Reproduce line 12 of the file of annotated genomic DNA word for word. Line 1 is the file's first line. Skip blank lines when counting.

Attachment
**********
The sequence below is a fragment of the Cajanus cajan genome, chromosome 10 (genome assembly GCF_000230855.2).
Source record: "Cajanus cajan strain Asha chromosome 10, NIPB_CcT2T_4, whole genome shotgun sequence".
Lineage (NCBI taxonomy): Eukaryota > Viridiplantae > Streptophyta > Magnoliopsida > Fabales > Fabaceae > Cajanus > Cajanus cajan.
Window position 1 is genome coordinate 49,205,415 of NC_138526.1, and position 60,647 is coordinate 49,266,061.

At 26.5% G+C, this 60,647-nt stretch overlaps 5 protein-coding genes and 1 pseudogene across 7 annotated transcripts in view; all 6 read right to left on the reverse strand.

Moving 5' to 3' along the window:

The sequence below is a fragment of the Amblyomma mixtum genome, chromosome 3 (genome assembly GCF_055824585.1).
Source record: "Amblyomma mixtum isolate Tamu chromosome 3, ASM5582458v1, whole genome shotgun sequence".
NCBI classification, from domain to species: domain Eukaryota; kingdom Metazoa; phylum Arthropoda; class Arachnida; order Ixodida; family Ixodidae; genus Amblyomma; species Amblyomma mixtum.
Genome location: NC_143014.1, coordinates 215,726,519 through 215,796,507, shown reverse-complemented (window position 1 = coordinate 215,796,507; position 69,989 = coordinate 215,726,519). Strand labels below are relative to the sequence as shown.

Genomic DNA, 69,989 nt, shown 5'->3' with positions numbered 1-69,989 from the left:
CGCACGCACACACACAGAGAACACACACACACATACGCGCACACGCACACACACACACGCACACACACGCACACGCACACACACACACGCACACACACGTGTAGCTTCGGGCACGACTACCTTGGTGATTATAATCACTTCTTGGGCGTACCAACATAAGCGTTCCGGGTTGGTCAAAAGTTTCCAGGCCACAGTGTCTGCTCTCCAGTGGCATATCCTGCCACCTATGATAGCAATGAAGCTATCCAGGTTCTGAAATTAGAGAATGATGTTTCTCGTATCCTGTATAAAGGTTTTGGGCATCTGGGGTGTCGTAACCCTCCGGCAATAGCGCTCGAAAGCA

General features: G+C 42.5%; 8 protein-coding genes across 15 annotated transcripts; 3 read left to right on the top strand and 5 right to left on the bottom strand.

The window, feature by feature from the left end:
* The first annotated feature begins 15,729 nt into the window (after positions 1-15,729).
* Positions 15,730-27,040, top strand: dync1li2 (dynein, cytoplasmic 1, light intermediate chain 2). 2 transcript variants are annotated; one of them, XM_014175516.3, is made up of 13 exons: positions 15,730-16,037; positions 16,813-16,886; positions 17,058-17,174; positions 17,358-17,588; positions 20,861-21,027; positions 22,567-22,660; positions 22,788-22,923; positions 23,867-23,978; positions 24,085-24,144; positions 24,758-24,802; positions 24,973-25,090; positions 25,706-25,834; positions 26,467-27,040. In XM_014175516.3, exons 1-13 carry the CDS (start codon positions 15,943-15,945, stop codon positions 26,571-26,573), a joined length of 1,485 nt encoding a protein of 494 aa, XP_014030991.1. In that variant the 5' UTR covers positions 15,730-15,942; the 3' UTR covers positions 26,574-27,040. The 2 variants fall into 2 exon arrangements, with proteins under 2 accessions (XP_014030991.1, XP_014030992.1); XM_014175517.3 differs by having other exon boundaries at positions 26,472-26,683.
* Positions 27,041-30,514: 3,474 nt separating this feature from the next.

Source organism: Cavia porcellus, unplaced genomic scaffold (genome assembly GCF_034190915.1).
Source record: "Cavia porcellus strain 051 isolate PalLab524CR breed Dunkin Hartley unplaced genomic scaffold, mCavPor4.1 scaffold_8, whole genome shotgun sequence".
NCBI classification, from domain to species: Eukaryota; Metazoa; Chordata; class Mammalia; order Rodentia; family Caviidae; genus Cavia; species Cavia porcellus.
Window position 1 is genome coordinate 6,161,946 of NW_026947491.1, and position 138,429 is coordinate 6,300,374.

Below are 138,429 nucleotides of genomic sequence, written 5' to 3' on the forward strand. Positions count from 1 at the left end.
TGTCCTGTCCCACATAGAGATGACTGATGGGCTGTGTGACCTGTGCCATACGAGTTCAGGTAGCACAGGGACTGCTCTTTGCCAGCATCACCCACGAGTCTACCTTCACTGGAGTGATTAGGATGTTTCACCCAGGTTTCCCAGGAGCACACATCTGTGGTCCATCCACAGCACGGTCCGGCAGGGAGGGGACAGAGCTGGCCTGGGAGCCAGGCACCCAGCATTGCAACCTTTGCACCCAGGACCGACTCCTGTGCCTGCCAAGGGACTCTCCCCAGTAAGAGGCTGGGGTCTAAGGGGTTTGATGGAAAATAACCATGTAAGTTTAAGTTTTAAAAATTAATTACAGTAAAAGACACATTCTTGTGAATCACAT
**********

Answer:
CGCACGCACACACACAGAGAACACACACACACATACGCGCACACGCACACACACACACGCACACACACGCACACGCACACACACACACGCACACACACGTGTAGCTTCGGGCACGACTACCTTGGTGATTATAATCACTTCTTGGGCGTACCAACATAAGCGTTCCGGGTTGGTCAAAAGTTTCCAGGCCACAGTGTCTGCTCTCCAGTGGCATATCCTGCCACCTATGATAGCAATGAAGCTATCCAGGTTCTGAAATTAGAGAATGATGTTTCTCGTATCCTGTATAAAGGTTTTGGGCATCTGGGGTGTCGTAACCCTCCGGCAATAGCGCTCGAAAGCA